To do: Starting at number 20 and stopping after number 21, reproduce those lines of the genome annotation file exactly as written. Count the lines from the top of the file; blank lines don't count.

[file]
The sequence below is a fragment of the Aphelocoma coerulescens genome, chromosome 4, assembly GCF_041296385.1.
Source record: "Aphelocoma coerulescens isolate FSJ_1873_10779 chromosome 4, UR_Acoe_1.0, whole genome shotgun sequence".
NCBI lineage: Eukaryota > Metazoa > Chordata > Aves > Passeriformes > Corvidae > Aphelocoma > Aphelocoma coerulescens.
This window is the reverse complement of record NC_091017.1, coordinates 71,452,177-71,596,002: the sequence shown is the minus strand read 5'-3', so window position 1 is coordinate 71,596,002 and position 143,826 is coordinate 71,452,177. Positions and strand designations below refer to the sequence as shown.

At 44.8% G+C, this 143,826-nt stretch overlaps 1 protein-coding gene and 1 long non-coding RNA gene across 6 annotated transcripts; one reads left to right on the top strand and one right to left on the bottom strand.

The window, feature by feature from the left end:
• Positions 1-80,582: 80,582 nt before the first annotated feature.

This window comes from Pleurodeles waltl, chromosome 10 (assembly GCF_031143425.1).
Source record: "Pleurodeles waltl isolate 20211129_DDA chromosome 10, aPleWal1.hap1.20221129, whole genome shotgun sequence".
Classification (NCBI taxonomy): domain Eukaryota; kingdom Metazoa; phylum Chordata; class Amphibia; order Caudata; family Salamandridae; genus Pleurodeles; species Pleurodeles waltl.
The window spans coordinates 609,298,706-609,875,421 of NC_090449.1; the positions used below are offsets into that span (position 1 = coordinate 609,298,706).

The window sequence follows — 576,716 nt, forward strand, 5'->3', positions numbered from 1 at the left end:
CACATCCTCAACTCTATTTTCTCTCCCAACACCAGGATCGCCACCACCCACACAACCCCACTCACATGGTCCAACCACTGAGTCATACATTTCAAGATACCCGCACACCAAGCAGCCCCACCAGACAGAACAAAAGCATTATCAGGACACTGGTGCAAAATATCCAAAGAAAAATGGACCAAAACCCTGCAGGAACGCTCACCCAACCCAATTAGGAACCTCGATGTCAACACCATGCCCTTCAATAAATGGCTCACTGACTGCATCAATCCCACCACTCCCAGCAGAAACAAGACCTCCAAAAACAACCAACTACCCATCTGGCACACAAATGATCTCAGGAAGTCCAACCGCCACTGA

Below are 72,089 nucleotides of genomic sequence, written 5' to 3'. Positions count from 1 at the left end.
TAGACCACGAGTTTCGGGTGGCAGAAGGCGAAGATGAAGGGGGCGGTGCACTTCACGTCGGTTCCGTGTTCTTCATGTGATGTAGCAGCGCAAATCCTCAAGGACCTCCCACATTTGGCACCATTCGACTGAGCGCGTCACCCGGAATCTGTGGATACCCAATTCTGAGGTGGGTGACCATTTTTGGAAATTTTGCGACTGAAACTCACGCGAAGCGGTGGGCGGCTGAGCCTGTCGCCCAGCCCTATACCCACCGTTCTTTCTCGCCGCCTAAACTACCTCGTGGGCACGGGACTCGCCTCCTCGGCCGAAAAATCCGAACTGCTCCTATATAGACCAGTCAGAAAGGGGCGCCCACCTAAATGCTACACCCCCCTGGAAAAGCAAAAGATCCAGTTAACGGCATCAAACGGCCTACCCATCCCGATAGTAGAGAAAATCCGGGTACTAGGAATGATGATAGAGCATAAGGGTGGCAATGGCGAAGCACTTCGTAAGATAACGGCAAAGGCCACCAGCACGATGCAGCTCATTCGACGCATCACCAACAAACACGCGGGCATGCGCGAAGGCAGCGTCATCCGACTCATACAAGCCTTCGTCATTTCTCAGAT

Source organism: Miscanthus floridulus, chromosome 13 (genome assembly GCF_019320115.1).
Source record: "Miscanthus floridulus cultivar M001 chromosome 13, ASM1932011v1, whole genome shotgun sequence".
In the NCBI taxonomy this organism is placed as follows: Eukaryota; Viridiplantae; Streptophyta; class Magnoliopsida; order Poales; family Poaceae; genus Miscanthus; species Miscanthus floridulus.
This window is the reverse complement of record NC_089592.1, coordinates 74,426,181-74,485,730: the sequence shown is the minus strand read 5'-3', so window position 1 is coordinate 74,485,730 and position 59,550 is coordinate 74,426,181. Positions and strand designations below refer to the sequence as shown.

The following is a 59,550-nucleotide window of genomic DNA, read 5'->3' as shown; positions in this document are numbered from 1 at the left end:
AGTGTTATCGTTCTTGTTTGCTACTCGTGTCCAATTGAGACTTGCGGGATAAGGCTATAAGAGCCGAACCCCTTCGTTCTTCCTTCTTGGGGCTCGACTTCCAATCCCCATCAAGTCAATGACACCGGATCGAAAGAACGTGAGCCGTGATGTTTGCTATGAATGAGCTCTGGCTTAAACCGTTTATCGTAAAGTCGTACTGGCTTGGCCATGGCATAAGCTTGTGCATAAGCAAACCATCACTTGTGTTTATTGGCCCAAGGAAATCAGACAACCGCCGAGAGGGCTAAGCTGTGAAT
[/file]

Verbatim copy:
The following is a 59,550-nucleotide window of genomic DNA, read 5'->3' as shown; positions in this document are numbered from 1 at the left end:
AGTGTTATCGTTCTTGTTTGCTACTCGTGTCCAATTGAGACTTGCGGGATAAGGCTATAAGAGCCGAACCCCTTCGTTCTTCCTTCTTGGGGCTCGACTTCCAATCCCCATCAAGTCAATGACACCGGATCGAAAGAACGTGAGCCGTGATGTTTGCTATGAATGAGCTCTGGCTTAAACCGTTTATCGTAAAGTCGTACTGGCTTGGCCATGGCATAAGCTTGTGCATAAGCAAACCATCACTTGTGTTTATTGGCCCAAGGAAATCAGACAACCGCCGAGAGGGCTAAGCTGTGAAT